Learn what some of your colleagues are reading in this month’s Book Corner. The three works recommended by Duke Harrist, Emily Barney, and Scott Vanderlin happen to deal with American history – through memoir, quirky comics, and historical biography.
If you would like to write up a review of a recent read or an old favorite please submit it to StaffNews@kentlaw.iit.edu.
Travels with Charley (In Search of America)
by John Steinbeck
Recommended by Josiah “Duke” Harrist
Even though it’s arguably been debunked as an actual piece of nonfiction, Travels with Charley is one of my favorite books. I picked up a copy in a dusty little back-alley bookstore in Chiang Mai a few years back, and reading it made me fall in love with America all over again.
The book is a travelogue of John Steinbeck’s epic roadtrip across the U.S. in 1960; Steinbeck’s portrait of America is of a country I’ve never fully known, but have had glimpses of in small towns and antique stores across the nation. He sets out in a trailer named Rocinante with his poodle Charley and drives from the East Coast to the Midwest, through the Dakotas, down through California and across the Mojave back through Texas.
Throughout the journey, Steinbeck describes what he sees beautifully: the “bedlam of color” in a New Hampshire forest, the Redwoods of California are “ambassadors from another time.” Steinbeck’s portrait of an America on the cusp of change, full of sundry conversations with locals and pithy remarks about national consciousness, is a classic. Read it if you haven’t already.
Step Aside, Pops: A Hark! A Vagrant Collection
by Kate Beaton
Recommended by Emily Barney
I’ve been enjoying Kate Beaton’s irreverent hand-drawn webcomic Hark! A Vagrant for years, so it makes me very happy to be able to purchase them in book form now.
Her comics feature pop culture, literature, and history – pretty much anything that she finds intriguing or that catches her imagination. For example:
- “Behind the Scenes” explanations of classic Nancy Drew covers
- Absurd examples of Dr. Sarah Josephine Baker‘s public health work
- As alternative history of Janet Jackson’s music video Nasty
This is the second collection by Kate Beaton and I’ve seen it on many of the “Best of 2015” book lists. I’m not surprised to find her work has been immediate best-sellers, since I’ve purchased multiple copies of each as gifts. I would recommend them for anyone who enjoys oddball humor combined with nuggets of historical and literary insight.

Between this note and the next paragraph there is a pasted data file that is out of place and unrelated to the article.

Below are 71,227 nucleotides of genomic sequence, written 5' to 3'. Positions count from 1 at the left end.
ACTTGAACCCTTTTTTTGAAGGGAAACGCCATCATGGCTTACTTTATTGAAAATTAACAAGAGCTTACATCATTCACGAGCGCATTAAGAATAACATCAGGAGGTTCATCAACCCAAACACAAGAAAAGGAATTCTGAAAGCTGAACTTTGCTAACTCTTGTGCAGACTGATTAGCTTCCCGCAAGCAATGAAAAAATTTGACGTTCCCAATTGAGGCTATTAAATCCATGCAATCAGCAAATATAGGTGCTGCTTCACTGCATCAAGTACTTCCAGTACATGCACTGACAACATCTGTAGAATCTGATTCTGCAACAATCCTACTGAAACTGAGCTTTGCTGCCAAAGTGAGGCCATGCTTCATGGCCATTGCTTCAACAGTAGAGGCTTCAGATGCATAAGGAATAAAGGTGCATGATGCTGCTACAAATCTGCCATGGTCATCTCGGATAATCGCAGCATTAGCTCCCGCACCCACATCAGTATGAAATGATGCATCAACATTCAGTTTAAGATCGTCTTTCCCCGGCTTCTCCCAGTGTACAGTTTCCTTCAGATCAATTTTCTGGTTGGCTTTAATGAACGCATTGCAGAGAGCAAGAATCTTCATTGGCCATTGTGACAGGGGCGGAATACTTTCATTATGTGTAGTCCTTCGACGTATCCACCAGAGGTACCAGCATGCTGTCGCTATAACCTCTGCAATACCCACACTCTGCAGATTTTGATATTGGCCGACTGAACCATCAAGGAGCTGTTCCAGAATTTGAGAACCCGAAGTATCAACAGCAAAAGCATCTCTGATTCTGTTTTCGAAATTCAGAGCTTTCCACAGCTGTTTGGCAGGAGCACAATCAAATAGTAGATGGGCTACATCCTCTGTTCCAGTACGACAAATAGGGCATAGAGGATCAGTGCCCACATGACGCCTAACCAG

The Quartet: Orchestrating the Second American Revolution, 1783-1789
Recommended by Scott Vanderlin
So, we’re all obsessed with Hamilton, right? If you don’t know what I’m talking about, stop wasting your time reading blog posts (or books), and go listen to the original broadway cast recording of this amazing musical. This post will still be here when you come back.
Having gotten swept up in the first wave of Hamilton obsession, I have spent the last few months devouring any information I can on the subject of the musical and his contemporaries–our founding fathers. While I haven’t yet gotten around to reading Sarah Vowell’s Lafayette in the Somewhat United States (it’s next on the list), I did get a chance to read this incredible book by Joseph J. Ellis.
The titular “Quartet” featured in the book includes four of the most famous figures in our nation’s early history–George Washington, James Madison, Alexander Hamilton and John Jay. In the time period being discussed, the “United States” were really a collection of largely independent colonies who had joined together against a common enemy “Britain,” but were ill-equipped or inclined to view themselves as a united nation moving forward. The four men featured in this book were instrumental in moving the nation forward as a single entity and drafting a new Constitution to govern that entity.
Part history and part biography, Ellis has managed to take the musical Hamilton off the stage, remove the music, write the entire story out, and still make it almost as captivating as Lin-Manuel Miranda throwing and/or not throwing away his shot. If you are interested in history, or are just a recent convert to the cult of Hamilton, this is well worth your time and the couple of $10 bills that it will cost you (or you could borrow it from the library).